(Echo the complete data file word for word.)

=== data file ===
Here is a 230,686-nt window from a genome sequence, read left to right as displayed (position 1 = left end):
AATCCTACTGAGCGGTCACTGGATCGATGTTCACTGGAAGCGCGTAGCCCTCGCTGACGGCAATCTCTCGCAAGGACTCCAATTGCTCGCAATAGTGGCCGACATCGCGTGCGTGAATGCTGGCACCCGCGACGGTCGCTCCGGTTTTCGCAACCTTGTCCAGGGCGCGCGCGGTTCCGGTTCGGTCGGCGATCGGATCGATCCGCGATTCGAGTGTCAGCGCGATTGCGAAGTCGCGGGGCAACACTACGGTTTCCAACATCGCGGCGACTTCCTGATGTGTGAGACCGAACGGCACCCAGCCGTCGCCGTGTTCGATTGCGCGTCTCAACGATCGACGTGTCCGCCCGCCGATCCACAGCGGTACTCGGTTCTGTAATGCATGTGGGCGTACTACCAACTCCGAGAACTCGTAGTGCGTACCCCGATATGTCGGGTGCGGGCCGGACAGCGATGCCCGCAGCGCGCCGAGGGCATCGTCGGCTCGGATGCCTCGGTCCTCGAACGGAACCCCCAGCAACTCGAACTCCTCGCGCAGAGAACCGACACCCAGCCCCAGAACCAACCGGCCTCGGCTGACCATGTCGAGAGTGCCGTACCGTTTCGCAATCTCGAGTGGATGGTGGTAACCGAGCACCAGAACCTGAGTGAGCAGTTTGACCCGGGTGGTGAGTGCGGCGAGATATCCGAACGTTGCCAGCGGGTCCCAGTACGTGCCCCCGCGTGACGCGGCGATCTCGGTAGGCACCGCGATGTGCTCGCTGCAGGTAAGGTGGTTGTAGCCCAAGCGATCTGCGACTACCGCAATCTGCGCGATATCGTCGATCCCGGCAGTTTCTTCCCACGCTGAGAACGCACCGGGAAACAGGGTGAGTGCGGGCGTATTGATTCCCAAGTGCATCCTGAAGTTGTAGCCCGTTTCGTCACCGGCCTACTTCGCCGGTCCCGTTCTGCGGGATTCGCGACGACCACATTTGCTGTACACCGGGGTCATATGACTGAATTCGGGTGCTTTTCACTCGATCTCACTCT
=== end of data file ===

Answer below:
Here is a 230,686-nt window from a genome sequence, read left to right as displayed (position 1 = left end):
AATCCTACTGAGCGGTCACTGGATCGATGTTCACTGGAAGCGCGTAGCCCTCGCTGACGGCAATCTCTCGCAAGGACTCCAATTGCTCGCAATAGTGGCCGACATCGCGTGCGTGAATGCTGGCACCCGCGACGGTCGCTCCGGTTTTCGCAACCTTGTCCAGGGCGCGCGCGGTTCCGGTTCGGTCGGCGATCGGATCGATCCGCGATTCGAGTGTCAGCGCGATTGCGAAGTCGCGGGGCAACACTACGGTTTCCAACATCGCGGCGACTTCCTGATGTGTGAGACCGAACGGCACCCAGCCGTCGCCGTGTTCGATTGCGCGTCTCAACGATCGACGTGTCCGCCCGCCGATCCACAGCGGTACTCGGTTCTGTAATGCATGTGGGCGTACTACCAACTCCGAGAACTCGTAGTGCGTACCCCGATATGTCGGGTGCGGGCCGGACAGCGATGCCCGCAGCGCGCCGAGGGCATCGTCGGCTCGGATGCCTCGGTCCTCGAACGGAACCCCCAGCAACTCGAACTCCTCGCGCAGAGAACCGACACCCAGCCCCAGAACCAACCGGCCTCGGCTGACCATGTCGAGAGTGCCGTACCGTTTCGCAATCTCGAGTGGATGGTGGTAACCGAGCACCAGAACCTGAGTGAGCAGTTTGACCCGGGTGGTGAGTGCGGCGAGATATCCGAACGTTGCCAGCGGGTCCCAGTACGTGCCCCCGCGTGACGCGGCGATCTCGGTAGGCACCGCGATGTGCTCGCTGCAGGTAAGGTGGTTGTAGCCCAAGCGATCTGCGACTACCGCAATCTGCGCGATATCGTCGATCCCGGCAGTTTCTTCCCACGCTGAGAACGCACCGGGAAACAGGGTGAGTGCGGGCGTATTGATTCCCAAGTGCATCCTGAAGTTGTAGCCCGTTTCGTCACCGGCCTACTTCGCCGGTCCCGTTCTGCGGGATTCGCGACGACCACATTTGCTGTACACCGGGGTCATATGACTGAATTCGGGTGCTTTTCACTCGATCTCACTCT